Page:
Investors Flee Gold ETFs Sending Price Down 5% In February. Then Prices Surged

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Gold prices took a tumble in February after investors pulled almost $2 billion from bullion-backed exchange-traded funds, new research shows.

Still, the recent tension in the banking system has helped steady the market for the yellow metal.

Investors dumped a staggering 34 metric tons of the metal from their ETF holdings in February worth $1.7 billion dollars, according to a recent report from industry group World Gold Council.

The largest gold-backed ETF is the SPDR Gold Shares (GLD

That sent prices down by more than 5%. At the beginning of last month a toy ounce of the metal would fetch $1,950, but that had fallen to $1,837 by March 1, according to data from TradingEconomics.

While that wasn’t great for bullion investors, it is what happened next that shows why its generally worth holding at least some gold within a wider diversified portfolio.

In early March the Silicon Valley Bank failed as depositors withdrew their cash i a search for better investment yields. The mini-crisis or perhaps just tension spread through the banking system. In turn that helped push the price of gold back up to $1,968 recently as investors fled to the safe haven-asset.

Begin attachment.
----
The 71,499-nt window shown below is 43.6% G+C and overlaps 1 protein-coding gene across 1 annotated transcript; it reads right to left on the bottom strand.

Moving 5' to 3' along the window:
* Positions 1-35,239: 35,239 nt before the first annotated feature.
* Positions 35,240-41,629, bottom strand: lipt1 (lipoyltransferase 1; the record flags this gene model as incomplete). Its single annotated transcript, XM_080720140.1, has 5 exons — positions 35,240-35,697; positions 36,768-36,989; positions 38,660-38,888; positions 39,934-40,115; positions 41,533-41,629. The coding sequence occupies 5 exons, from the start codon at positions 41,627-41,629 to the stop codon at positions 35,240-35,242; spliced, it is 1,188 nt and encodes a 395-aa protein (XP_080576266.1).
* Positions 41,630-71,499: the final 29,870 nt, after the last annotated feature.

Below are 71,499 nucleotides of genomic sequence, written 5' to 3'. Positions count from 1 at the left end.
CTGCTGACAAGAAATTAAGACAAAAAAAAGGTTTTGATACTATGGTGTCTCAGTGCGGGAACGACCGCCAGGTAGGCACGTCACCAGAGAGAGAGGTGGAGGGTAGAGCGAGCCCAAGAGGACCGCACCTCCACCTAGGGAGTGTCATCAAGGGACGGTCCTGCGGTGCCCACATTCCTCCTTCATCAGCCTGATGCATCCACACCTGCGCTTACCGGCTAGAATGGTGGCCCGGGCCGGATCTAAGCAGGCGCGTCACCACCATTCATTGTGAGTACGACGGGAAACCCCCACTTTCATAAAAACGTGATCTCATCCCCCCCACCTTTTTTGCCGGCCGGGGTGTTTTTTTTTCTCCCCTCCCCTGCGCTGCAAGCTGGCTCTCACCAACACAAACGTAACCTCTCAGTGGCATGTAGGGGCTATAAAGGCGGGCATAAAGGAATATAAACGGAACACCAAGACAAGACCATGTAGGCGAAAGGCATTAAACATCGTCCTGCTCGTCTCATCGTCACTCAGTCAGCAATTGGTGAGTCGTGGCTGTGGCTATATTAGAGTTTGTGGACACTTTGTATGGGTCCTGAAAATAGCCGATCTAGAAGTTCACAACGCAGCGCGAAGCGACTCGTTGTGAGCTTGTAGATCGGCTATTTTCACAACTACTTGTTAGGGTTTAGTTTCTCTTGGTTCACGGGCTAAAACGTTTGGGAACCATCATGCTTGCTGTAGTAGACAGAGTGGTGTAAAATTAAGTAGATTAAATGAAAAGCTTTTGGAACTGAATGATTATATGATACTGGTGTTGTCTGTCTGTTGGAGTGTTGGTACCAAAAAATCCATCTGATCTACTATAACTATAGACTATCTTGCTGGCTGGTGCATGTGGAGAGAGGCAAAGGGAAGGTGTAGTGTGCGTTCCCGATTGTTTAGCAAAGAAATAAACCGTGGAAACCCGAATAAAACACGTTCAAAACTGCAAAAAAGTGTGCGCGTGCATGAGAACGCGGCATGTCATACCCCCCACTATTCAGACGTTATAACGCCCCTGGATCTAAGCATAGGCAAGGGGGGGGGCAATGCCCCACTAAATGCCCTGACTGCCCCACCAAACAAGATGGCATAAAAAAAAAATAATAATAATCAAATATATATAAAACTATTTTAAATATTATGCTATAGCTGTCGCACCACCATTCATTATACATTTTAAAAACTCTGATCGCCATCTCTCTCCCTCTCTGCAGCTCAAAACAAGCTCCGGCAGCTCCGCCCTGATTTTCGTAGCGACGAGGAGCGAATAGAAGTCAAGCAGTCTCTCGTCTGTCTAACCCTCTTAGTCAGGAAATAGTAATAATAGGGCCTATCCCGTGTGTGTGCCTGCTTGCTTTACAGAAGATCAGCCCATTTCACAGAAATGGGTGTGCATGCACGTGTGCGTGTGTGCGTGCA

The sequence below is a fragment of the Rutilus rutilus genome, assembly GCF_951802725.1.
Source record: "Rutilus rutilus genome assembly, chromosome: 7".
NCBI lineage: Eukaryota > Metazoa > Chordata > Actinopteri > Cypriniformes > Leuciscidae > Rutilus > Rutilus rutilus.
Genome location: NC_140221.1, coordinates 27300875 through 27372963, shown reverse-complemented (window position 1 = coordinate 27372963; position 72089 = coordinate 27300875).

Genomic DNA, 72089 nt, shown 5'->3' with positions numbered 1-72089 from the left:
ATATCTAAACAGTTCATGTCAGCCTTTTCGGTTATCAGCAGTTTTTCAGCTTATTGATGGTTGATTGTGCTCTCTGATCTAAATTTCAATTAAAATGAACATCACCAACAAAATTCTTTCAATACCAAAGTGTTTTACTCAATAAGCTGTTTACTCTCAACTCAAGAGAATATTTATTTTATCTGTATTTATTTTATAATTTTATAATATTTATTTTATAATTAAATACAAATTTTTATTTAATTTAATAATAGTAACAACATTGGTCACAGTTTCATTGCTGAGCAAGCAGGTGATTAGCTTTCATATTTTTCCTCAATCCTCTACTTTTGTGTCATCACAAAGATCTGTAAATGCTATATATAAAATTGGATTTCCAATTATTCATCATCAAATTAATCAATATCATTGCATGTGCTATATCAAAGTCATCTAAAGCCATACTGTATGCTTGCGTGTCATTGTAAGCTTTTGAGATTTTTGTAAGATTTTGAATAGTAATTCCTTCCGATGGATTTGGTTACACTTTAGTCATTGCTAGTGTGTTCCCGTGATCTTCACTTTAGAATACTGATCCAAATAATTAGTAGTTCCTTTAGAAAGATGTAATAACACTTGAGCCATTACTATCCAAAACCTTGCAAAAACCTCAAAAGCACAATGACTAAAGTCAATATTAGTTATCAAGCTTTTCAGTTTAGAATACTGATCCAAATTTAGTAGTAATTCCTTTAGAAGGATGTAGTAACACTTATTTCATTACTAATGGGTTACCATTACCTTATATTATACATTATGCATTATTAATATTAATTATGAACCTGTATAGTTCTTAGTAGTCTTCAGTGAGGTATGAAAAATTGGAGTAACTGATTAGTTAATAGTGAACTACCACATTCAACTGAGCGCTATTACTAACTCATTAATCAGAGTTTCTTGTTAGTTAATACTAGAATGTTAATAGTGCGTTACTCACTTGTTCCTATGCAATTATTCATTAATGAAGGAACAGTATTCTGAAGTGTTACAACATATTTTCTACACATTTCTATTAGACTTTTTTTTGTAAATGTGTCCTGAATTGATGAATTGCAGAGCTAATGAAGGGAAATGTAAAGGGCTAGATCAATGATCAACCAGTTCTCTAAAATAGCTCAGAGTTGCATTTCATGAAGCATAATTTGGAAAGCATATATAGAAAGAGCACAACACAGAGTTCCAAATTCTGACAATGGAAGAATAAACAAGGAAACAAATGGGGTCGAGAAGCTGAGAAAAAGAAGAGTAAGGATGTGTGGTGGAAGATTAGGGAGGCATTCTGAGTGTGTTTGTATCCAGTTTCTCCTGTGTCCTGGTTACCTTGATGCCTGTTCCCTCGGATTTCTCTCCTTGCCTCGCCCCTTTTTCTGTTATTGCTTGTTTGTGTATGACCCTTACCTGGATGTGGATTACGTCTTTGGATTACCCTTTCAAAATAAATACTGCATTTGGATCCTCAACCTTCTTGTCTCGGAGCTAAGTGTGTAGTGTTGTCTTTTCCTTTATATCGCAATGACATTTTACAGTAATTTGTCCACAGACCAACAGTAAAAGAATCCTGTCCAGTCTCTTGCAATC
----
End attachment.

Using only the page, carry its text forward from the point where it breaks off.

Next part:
Typically, the price of gold is uncorrelated with other major assets such as stocks or bonds. That means when stocks drop then gold prices may go up or down or not move at all.

That lower correlation makes portfolios that include a portion of gold bullion a lot less volatile, meaning the swings in overall value of the combined assets is lower than it would have been. On Wall Street lower volatility is synonymous with lower risk.

Professional investors have widely different ideas of how much gold is enough to help reduce volatility. These vary anywhere between 7% of total portfolio up to as much as 30%. Probably somewhere in between, around 15% would suffice for many investors.

The downside with gold is that there are no dividends or interest payments. Plus investors pay for storage and insurance. However, over many decades investors have found it a useful safe-haven asset in times of economic tumult.

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